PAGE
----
Maybe it's different in the sci-fi/fantasy world, which is what I'm querying.


We have very different experiences, I suppose. I'm primarily experienced querying high/epic fantasy, and a quick check of my list confirms my initial impression. I've yet to see an agent interview or discussion recommend against including genre information, while I've seen many recommend it be included. Ultimately, of course, it's your query and your prerogative. I'll continue including genre and recommending other querying authors do so as well.

Toothpaste
02-20-2017, 11:41 PM
I'm so confused, how does specifying genre take up precious query space:

"I'm querying my 80,000 word high fantasy middle grade novel . . ." If I count that . . . it's . . . 4 extra words.

Also quite frankly I am concerned about any writer who thinks their work is so unique as to defy category. Chances are then they are not nearly as well read nor well researched as they thought. Everything in a query should be seen as a little test of how competent an author you are. Why not pass with flying colours as opposed to skipping some of the questions?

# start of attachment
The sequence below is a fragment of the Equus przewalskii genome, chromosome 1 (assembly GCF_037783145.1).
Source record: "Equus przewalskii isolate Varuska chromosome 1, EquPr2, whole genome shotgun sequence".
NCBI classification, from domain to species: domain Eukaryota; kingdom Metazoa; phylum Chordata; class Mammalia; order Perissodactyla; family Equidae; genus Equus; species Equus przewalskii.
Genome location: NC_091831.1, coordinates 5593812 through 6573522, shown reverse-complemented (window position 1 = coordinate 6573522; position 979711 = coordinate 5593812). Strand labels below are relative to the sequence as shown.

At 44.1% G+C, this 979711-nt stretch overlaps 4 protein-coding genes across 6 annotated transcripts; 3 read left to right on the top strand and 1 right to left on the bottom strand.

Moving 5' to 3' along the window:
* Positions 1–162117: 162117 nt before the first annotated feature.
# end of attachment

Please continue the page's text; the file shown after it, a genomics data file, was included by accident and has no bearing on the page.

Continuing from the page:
Old Hack
02-21-2017, 12:35 AM
Also quite frankly I am concerned about any writer who thinks their work is so unique as to defy category. Chances are then they are not nearly as well read nor well researched as they thought. Everything in a query should be seen as a little test of how competent an author you are. Why not pass with flying colours as opposed to skipping some of the questions?

Yep.

blacbird
02-21-2017, 07:02 AM